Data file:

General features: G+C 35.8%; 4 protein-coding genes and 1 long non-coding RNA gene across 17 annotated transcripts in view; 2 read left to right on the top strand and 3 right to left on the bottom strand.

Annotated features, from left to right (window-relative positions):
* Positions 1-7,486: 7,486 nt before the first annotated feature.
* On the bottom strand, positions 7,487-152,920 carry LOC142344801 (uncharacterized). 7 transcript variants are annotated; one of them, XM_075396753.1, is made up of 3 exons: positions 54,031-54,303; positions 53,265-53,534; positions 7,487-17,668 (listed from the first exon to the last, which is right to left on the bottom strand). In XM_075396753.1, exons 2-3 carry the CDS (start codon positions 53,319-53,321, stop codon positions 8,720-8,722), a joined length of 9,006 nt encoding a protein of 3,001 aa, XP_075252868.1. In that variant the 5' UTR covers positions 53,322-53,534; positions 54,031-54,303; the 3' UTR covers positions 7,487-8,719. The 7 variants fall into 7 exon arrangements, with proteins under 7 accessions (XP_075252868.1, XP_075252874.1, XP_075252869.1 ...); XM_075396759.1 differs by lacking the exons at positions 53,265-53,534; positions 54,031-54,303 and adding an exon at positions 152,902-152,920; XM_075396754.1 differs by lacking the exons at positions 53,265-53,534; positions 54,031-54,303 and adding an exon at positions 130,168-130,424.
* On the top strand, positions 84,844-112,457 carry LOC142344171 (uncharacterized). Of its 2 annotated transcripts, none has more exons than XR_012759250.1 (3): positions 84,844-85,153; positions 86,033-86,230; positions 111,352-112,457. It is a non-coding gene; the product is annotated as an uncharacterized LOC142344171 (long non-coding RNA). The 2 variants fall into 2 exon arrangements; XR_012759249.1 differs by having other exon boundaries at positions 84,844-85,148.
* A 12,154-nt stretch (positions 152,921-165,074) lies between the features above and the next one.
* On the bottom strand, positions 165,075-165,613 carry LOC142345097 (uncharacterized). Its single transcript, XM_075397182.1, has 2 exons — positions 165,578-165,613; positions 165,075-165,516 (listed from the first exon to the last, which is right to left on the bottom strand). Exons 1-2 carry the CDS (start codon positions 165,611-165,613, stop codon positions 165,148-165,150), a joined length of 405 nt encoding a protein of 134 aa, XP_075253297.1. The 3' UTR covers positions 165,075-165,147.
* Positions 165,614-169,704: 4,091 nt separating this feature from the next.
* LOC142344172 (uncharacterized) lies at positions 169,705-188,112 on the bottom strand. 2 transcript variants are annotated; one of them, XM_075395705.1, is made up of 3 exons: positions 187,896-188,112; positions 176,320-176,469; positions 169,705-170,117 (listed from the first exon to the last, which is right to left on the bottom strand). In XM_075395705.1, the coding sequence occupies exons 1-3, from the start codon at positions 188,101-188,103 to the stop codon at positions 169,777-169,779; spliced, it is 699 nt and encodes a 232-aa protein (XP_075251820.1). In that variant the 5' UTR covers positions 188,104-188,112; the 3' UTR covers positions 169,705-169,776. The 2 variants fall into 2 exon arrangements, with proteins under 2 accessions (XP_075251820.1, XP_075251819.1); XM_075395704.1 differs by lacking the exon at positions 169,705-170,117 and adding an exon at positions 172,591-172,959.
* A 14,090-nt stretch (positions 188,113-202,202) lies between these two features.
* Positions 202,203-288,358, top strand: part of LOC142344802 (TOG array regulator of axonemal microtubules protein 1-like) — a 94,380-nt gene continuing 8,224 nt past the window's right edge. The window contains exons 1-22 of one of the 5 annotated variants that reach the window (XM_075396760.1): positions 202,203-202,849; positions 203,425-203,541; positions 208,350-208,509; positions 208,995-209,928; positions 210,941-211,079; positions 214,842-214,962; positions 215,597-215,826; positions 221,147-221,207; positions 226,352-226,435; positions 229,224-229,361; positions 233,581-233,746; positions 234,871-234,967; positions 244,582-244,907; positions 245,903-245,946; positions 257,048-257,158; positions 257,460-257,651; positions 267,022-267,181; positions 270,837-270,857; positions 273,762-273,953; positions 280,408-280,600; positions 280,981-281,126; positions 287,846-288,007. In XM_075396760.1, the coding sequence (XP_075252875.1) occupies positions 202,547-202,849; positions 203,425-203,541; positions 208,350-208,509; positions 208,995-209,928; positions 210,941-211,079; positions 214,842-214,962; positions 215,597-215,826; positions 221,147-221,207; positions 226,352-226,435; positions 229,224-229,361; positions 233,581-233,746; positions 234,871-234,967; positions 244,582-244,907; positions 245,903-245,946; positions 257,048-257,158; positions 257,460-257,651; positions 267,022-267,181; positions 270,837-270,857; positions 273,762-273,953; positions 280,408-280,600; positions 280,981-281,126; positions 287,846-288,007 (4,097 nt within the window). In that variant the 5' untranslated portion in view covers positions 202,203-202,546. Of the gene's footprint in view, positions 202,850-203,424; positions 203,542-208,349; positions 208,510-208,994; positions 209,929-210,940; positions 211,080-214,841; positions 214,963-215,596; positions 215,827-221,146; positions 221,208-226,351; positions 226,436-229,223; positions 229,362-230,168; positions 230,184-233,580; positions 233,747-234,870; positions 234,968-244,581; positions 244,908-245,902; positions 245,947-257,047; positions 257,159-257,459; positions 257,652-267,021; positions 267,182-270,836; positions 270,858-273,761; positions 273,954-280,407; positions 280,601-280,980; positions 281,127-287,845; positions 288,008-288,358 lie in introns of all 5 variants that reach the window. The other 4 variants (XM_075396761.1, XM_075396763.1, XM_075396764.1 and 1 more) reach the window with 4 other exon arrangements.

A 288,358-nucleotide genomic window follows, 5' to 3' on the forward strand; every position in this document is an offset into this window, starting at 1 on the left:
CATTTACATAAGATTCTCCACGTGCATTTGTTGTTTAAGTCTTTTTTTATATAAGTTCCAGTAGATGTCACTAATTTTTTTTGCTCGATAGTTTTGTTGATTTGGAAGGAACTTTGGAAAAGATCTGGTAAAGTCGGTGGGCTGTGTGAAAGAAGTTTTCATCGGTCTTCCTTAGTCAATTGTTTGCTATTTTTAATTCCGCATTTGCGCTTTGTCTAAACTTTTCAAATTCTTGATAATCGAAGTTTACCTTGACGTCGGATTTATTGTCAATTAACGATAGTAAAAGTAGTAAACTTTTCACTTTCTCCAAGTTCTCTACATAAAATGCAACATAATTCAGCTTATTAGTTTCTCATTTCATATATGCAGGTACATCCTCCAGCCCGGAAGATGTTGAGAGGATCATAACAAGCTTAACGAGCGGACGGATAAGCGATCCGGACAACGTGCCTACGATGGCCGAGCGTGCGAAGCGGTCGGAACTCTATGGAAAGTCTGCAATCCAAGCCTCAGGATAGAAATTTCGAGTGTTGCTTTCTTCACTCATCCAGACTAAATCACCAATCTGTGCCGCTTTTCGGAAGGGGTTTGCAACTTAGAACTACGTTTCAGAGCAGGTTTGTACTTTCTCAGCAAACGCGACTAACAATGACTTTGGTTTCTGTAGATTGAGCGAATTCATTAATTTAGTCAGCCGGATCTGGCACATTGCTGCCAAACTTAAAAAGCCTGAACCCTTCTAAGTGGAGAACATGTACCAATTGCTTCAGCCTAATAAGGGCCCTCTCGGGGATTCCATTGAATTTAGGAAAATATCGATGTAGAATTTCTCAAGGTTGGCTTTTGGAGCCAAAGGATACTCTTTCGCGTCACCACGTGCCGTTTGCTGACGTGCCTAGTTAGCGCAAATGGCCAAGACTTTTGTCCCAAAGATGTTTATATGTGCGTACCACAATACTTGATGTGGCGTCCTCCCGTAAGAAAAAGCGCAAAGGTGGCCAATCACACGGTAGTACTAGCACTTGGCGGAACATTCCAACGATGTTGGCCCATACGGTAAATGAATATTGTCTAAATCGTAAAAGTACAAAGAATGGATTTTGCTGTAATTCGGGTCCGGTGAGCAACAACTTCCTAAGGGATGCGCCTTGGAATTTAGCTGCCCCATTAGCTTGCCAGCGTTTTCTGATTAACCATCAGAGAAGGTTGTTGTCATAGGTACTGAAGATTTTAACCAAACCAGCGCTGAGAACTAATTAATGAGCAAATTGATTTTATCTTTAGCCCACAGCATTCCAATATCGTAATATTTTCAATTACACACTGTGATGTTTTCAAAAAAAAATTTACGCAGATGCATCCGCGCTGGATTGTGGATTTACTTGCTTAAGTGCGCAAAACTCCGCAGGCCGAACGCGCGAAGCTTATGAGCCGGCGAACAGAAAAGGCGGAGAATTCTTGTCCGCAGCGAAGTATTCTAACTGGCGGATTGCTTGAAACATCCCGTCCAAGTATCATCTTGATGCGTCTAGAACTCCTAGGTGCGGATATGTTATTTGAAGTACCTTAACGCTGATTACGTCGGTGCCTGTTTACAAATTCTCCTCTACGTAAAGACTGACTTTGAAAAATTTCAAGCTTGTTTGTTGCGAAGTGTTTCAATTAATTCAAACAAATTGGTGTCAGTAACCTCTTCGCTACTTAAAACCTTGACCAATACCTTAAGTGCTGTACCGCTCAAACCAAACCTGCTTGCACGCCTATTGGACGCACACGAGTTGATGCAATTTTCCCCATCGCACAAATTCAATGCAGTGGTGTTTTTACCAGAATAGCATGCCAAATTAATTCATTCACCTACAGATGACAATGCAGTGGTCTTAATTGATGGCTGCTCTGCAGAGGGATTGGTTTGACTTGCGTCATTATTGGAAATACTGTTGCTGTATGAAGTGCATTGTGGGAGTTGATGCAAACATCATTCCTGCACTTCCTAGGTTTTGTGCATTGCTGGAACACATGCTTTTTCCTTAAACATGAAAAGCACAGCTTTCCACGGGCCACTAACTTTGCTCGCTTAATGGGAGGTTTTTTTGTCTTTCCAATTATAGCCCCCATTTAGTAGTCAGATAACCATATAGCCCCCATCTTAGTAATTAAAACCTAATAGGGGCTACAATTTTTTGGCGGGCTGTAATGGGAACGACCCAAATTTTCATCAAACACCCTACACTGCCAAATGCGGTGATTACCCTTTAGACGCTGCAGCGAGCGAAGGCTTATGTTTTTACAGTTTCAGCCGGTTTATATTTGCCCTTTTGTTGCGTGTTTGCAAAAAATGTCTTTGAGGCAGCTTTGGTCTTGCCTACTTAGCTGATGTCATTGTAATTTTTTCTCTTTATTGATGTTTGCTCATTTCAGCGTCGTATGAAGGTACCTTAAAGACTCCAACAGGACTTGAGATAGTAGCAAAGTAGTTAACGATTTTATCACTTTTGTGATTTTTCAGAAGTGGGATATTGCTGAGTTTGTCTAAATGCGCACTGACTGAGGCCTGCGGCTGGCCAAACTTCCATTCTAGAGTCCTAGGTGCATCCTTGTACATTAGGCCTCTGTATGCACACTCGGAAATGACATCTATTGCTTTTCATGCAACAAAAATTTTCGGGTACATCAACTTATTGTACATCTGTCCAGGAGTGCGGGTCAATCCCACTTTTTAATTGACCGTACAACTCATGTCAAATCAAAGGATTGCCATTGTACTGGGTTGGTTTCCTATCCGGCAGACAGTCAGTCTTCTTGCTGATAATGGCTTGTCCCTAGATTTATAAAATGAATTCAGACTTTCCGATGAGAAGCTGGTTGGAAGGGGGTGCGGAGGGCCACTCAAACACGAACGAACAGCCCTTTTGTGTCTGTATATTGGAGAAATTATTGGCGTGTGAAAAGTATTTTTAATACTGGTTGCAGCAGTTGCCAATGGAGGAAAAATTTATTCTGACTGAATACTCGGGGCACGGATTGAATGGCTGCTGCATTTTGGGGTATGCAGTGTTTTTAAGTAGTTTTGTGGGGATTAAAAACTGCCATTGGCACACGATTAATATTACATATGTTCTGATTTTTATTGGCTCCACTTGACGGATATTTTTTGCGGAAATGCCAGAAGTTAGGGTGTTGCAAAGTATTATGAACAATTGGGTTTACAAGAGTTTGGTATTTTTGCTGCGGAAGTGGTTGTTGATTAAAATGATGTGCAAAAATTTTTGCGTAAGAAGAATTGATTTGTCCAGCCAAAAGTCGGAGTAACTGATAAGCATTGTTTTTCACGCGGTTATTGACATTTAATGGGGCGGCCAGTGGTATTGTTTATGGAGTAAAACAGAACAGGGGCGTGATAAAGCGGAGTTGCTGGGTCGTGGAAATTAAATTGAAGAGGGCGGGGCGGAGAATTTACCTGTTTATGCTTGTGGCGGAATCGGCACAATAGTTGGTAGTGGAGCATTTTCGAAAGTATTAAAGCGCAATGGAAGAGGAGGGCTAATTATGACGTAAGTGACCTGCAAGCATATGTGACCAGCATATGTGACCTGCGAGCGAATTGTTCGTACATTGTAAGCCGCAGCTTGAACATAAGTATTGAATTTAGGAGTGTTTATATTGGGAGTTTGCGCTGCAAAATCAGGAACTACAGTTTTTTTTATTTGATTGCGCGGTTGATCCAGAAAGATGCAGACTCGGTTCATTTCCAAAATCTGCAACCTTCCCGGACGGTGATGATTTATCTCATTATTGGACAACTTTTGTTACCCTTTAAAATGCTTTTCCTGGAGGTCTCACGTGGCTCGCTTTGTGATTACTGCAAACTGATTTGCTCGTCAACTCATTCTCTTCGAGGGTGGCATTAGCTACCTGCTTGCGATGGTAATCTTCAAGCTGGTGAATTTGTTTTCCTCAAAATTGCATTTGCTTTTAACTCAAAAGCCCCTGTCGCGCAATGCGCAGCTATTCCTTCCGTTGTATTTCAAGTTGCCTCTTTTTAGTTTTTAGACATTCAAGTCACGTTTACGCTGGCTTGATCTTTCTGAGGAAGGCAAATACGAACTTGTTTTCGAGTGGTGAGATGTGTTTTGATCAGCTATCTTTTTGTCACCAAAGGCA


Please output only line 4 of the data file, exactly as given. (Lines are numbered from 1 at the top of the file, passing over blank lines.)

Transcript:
* On the bottom strand, positions 7,487-152,920 carry LOC142344801 (uncharacterized). 7 transcript variants are annotated; one of them, XM_075396753.1, is made up of 3 exons: positions 54,031-54,303; positions 53,265-53,534; positions 7,487-17,668 (listed from the first exon to the last, which is right to left on the bottom strand). In XM_075396753.1, exons 2-3 carry the CDS (start codon positions 53,319-53,321, stop codon positions 8,720-8,722), a joined length of 9,006 nt encoding a protein of 3,001 aa, XP_075252868.1. In that variant the 5' UTR covers positions 53,322-53,534; positions 54,031-54,303; the 3' UTR covers positions 7,487-8,719. The 7 variants fall into 7 exon arrangements, with proteins under 7 accessions (XP_075252868.1, XP_075252874.1, XP_075252869.1 ...); XM_075396759.1 differs by lacking the exons at positions 53,265-53,534; positions 54,031-54,303 and adding an exon at positions 152,902-152,920; XM_075396754.1 differs by lacking the exons at positions 53,265-53,534; positions 54,031-54,303 and adding an exon at positions 130,168-130,424.